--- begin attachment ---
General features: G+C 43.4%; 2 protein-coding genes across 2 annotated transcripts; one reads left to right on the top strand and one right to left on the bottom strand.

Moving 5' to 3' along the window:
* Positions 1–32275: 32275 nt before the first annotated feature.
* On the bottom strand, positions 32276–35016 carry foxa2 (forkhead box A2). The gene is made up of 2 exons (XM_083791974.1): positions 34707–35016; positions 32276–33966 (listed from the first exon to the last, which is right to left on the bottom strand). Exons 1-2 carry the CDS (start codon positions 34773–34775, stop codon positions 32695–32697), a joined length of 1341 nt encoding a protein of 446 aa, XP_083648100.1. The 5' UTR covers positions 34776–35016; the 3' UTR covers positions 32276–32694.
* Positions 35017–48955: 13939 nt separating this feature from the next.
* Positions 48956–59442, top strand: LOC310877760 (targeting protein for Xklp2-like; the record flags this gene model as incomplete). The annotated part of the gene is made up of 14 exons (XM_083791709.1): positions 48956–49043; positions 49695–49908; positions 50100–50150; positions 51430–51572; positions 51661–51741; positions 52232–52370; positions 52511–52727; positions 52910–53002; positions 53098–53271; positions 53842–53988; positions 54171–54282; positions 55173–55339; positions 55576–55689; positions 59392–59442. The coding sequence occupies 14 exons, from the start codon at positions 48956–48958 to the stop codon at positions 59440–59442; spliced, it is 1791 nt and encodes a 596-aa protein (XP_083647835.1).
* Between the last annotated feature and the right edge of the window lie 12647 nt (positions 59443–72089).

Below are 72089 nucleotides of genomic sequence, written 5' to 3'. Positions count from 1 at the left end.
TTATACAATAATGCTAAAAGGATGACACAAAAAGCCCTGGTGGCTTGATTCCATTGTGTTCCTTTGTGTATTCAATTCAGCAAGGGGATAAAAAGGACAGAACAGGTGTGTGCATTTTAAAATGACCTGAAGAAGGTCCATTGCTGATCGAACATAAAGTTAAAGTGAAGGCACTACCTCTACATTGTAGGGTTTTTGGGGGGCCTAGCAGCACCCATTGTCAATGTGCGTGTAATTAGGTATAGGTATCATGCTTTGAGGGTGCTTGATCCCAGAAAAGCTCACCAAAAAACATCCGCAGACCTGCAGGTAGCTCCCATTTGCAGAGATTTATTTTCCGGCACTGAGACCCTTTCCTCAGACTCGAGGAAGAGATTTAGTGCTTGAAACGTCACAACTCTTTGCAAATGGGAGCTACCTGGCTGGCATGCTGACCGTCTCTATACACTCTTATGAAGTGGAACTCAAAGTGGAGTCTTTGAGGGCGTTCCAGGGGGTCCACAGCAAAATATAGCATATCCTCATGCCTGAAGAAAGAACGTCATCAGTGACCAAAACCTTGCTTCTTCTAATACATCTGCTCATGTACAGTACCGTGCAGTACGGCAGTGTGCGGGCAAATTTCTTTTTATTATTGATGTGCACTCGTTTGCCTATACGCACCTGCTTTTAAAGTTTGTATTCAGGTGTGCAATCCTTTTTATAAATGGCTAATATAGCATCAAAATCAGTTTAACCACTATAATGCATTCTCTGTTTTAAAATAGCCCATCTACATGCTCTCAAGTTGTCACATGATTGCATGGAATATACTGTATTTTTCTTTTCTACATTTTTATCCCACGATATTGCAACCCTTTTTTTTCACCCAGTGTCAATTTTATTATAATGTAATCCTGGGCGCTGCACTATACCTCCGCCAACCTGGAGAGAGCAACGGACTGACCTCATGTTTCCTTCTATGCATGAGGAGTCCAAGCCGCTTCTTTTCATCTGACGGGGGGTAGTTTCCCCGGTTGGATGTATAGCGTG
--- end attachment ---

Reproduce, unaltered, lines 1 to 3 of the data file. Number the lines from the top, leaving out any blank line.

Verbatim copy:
General features: G+C 43.4%; 2 protein-coding genes across 2 annotated transcripts; one reads left to right on the top strand and one right to left on the bottom strand.

Moving 5' to 3' along the window:
* Positions 1–32275: 32275 nt before the first annotated feature.